ANN ARBOR, Mich.: Ohio State coach Urban Meyer called it an instant classic.
Backup quarterback Kenny Guiton told nickel cornerback Tyvis Powell he “prayed like 80 times.”
Junior tight end Jeff Heuerman said it was such a crazy ending “everyone’s heads are still spinning.”
Some thought the Ohio State-Michigan rivalry lacked drama as OSU dominated with nine victories in the past 11 years. Then on Saturday in Michigan Stadium, the Buckeyes and Wolverines delivered one of the most heart-pounding games in a series that dates back to 1897, a DVD-caliber show worth keeping even after the medium becomes extinct.
All it lacks is a name.
Powell, who cemented OSU’s 42-41 victory by intercepting Michigan quarterback Devin Gardner’s potential game-winning two-point conversion pass with 32 seconds remaining, needed time to digest what happened.
“When we were taking a shower, I was talking to Kenny, that’s when it clicked,” Powell said. “That was our season on the line – 12-0, the gold pants, chances for a national championship. It just hit me. I was like ‘Wow, I really kind of saved the season.’ It was all thanks to coach Coombs.”
Cornerbacks coach Kerry Coombs told Powell the play the Wolverines would run. Powell was supposed to get picked, but managed to avoid the receiver assigned to take him out and grabbed Gardner’s pass intended for senior receiver Drew Dileo.
“I had to tuck it, I couldn’t let it go, like the most prized possession,” Powell said of the ball, which teammates tried to take away in their euphoria.
In a sense it was the most prized possession for a team seeking its first national championship since 2002. Powell kept alive the nation’s longest winning streak at 24 games. The Buckeyes, third in the latest BCS rankings behind Alabama and Florida State, still need help to play for the title on Jan. 6. They got some hours later when No. 4 Auburn stunned the Crimson Tide 34-28.
Perfect in the Meyer era, they’ll risk that Saturday when they take on Michigan State (11-1, 8-0) in the Big Ten Championship game at Lucas Oil Stadium in Indianapolis.
But it wasn’t just Powell’s heroics that will make the game a topic of conversation for years. The Buckeyes almost blew it all in a game they were favored by 16.
The Wolverines (7-5, 3-5), who had managed 175 net yards or less in three of their past four games, shredded the Ohio State defense for 208 yards in the first quarter and finished with 603. Gardner threw for 451 yards and four touchdowns against a secondary that Meyer thought was improving.
Michigan wasn’t Michigan, at least the one OSU had seen lately.
“Man, it was a good game. They didn’t let up at all,” OSU junior quarterback Braxton Miller said.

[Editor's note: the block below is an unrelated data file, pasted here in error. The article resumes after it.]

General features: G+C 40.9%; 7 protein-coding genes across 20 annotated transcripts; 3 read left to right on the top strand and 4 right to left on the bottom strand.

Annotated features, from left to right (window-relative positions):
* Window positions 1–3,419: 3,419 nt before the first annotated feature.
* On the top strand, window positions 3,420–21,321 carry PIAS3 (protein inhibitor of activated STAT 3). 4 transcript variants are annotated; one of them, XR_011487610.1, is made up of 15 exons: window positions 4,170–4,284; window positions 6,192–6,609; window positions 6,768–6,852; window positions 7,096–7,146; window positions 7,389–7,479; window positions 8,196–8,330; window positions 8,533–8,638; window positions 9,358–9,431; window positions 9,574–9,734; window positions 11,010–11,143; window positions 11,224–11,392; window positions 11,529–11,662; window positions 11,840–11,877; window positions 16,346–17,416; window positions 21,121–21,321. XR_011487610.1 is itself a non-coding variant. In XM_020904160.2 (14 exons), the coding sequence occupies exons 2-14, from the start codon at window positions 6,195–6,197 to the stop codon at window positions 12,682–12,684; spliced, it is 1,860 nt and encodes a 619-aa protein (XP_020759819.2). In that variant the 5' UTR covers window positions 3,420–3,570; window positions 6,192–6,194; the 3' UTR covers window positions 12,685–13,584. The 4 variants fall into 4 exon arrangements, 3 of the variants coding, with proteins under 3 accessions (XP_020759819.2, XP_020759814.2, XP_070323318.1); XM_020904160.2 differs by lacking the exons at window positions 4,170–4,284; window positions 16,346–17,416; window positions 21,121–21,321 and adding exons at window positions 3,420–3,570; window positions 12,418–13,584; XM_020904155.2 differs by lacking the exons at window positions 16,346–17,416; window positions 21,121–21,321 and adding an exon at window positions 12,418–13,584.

“They kind of looked like a different team,” Buckeyes junior linebacker Ryan Shazier said. “They did what they had to do.”
The Buckeyes might have lost if not for their running game, which amassed 393 yards.
Senior running back Carlos Hyde rushed 27 times for 226 yards, the most by an OSU running back in a game against the Wolverines, surpassing 222 by Garfield High School graduate Beanie Wells in 2007. Miller contributed 153 yards on 16 carries and three touchdowns, including a 53-yarder.
The Buckeyes also played without starting left guard Marcus Hall and speedy freshman running back Dontre Wilson, ejected along with Michigan linebacker Royce Jenkins-Stone after a fight early in the second quarter.
After that incident, Shazier said it took the Buckeyes until the end of the quarter to start to calm down. During the break, Powell said injured safety Christian Bryant and Shazier spoke to the team, along with defensive line coach Mike Vrabel.
“It was very intense,” Powell said of what those leaders told them. ‘ “Stop trying to play outside yourself. Do what we’ve been coached to do. Do your job.’ ”
In that regard, the Buckeyes failed.
Meyer said the score wouldn’t fit those from “The 10-Year War” of Ohio State coach Woody Hayes and Michigan coach Bo Schembechler, but the intensity would have.
“Coach Schembechler and Coach Hayes would have looked out and seen two teams playing as hard as they possibly could, which is what this rivalry is all about,” Meyer said.
Defensive purists might regard the game with disdain. This version of OSU’s “Silver Bullets” is far from lethal. The 83 points scored were the second most in the history of the rivalry, surpassed only by Michigan’s 86-0 victory in 1902.
But late Saturday afternoon, that was set aside. A redshirt freshman from Bedford, Powell was already thinking about showing his grandchildren the interception replay. He was dissing fifth-year senior safety C.J. Barnett, who predicted all week he was “going to make a play, going to be on an HBO series.”
“After the game that’s what I was joking around with him about. ‘I’m going to be on an HBO series,’ ” Powell said.
“You’ve got to say to yourself, ‘This is why I came to college football, for major college games like this.’ ”
In that regard, Powell and the Buckeyes got what they wanted. All involved, at least on the OSU side, will cherish the game for the exciting finish, for the blows traded literally and figuratively, as the ultimate example of two resilient teams that refused to back down.
Marla Ridenour can be reached at firstname.lastname@example.org. Read the her blog at http://www.ohio.com/marla. Follow her on Twitter at www.twitter.com/MRidenourABJ and on Facebook at www.facebook.com/sports.abj.